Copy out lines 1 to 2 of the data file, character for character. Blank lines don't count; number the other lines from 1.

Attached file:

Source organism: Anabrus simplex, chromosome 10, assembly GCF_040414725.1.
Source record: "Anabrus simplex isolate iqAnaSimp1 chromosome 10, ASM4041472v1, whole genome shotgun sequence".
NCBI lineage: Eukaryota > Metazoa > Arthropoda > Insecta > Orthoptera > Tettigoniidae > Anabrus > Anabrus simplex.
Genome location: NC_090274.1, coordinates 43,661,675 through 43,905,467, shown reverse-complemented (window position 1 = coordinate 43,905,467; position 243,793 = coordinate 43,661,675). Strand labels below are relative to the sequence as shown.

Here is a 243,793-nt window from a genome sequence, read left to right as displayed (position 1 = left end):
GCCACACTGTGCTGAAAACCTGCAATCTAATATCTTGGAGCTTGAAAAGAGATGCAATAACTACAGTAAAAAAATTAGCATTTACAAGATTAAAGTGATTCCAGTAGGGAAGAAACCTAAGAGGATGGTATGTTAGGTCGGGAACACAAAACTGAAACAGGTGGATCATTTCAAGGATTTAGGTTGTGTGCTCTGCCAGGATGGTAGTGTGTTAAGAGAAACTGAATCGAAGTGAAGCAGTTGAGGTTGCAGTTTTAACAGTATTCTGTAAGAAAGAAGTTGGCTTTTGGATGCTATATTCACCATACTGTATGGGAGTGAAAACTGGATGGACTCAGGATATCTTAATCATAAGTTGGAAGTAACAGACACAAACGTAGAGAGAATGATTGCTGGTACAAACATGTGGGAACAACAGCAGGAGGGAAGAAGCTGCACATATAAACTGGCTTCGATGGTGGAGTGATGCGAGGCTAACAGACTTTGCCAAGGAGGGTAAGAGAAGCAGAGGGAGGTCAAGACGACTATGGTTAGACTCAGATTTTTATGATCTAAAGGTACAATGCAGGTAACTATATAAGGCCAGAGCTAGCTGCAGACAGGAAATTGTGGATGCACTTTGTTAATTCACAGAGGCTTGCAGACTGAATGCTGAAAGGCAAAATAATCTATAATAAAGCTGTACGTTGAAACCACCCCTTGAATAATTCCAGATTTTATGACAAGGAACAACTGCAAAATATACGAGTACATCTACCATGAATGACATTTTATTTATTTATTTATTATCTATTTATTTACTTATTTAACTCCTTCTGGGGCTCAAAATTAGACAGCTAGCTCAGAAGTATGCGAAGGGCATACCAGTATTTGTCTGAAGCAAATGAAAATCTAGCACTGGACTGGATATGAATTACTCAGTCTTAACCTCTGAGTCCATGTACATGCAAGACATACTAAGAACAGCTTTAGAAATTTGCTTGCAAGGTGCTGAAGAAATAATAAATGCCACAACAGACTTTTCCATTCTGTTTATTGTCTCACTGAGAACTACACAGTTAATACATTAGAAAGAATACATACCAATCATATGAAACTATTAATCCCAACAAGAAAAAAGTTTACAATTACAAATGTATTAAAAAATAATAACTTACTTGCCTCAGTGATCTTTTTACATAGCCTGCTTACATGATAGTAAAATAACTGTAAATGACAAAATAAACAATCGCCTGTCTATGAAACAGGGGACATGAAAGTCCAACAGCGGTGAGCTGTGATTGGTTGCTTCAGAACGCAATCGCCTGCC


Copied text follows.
Source organism: Anabrus simplex, chromosome 10, assembly GCF_040414725.1.
Source record: "Anabrus simplex isolate iqAnaSimp1 chromosome 10, ASM4041472v1, whole genome shotgun sequence".